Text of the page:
On November 15, 2008 at UFC 91, Demian Maia will enter the octagon for the fourth time since joining the UFC in 2007.
His opponent this time around will be veteran Nate Quarry, who is best known for being on the receiving end of one of the worst knockouts in UFC history courtesy of a straight left from Rich Franklin at UFC 56 that left him briefly unconscious.
To date Maia has three wins and three straight “submission of the night” honors. If you’re scoring at home that is $175,000 in bonus money alone.
Maia has taken full advantage of the UFC incentive program which basically says if you are an exciting fighter who puts on a great show for the fans you will be handsomely rewarded.
Despite the three straight impressive victories in the UFC that have run his career record to 8–0, Maia remains a relative unknown to most MMA fans.
To dissect Maia you have to start with his ground game. He is a world class Brazilian jiu-jitsu practitioner, a second degree black belt, and one of the best in the world.
His resume is gaudy to say the least. He was a seven time state champion in his native Brazil, a Brazilian champion, a three time world cup champion, two time world champion, and the 2006 Pan American Champion.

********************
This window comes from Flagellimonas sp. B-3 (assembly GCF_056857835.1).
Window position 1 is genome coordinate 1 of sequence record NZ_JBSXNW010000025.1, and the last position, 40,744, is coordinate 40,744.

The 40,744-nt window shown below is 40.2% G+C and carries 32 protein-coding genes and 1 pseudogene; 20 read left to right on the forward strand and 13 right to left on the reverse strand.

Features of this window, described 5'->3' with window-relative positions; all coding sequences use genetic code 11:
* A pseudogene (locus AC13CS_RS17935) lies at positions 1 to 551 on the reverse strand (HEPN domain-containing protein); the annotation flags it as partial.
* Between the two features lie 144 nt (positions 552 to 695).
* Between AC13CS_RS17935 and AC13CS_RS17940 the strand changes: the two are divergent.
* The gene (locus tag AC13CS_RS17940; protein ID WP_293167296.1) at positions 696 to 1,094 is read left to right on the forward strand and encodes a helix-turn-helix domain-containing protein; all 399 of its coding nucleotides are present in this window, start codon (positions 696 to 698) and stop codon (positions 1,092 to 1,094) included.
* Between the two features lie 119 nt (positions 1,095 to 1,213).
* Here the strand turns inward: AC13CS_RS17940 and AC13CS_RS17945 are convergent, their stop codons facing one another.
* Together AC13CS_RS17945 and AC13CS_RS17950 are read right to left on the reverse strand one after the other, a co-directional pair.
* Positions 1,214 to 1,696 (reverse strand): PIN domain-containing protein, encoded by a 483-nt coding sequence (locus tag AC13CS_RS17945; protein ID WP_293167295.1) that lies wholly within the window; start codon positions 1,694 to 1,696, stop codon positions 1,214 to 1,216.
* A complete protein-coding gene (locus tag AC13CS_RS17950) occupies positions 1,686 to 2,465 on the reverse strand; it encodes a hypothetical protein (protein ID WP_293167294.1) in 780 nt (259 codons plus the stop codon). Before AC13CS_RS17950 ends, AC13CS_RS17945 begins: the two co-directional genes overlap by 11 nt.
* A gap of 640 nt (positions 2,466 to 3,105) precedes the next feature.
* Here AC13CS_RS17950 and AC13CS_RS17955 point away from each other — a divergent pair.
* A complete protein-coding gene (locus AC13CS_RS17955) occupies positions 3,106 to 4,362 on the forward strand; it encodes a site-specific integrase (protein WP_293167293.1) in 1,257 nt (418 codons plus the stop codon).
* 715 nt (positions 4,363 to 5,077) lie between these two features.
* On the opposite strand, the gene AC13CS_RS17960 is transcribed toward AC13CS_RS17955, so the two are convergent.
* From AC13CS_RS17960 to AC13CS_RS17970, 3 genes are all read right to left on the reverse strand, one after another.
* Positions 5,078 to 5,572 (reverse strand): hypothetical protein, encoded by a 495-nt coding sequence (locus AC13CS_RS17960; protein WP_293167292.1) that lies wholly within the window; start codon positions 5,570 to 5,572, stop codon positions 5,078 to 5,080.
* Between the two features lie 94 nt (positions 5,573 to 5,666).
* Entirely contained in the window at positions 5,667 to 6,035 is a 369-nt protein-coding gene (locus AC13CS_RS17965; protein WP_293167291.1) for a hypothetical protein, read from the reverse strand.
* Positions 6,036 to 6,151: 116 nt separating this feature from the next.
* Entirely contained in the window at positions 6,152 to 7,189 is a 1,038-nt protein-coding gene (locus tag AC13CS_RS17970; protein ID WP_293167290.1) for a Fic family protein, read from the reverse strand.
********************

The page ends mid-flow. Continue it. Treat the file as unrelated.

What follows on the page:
However, it was his 2007 Super Challenge under 83 kg Champion and 2007 ADCC Submission Wrestling World Champion titles that were most impressive. He defeated some household names in these tournaments including Yushin Okami, Ronaldo Souza, and Gabriel Gonzaga. The UFC took notice and signed him to a contract shortly thereafter.
As a striker Maia is still raw and still evolving. He is still honing his skills in Sao Paulo, Brazil, his hometown, with Team Brasa where he has been stationed since his MMA infancy.
Is Maia the guy that can knock off current champion Anderson Silva? I tend to believe this to be true.
He has the pedigree, which is the strength to take Silva down, the skill to control him on the ground, and the superior jiu-jitsu submission game be able to end the fight.
Silva has been taken down and put on his back numerous times in his career against Dan Henderson, Travis Lutter, Nate Marquardt, Ryo Chonan, and Daiju Takase.
However, only Takase was able to get a victory on the ground (Chonan did get a submission victory, but this was a fluke submission while they were standing).
Takase was just 4–7–1 in his career entering his fight against Silva at PRIDE 26. He quickly took Silva to the ground, controlled him on the ground, and tried one submission attempt after the next until he locked in a triangle choke and forced Silva to tap.
It did not seem to matter that Takase was a sub par MMA fighter. He simply had the pedigree and executed the correct game plan.
To finish reading the article click over to TopGunMMA: http://www.topgunmma.com/viewArticle.php?articleID=10637.
Like the new article format? Send us feedback!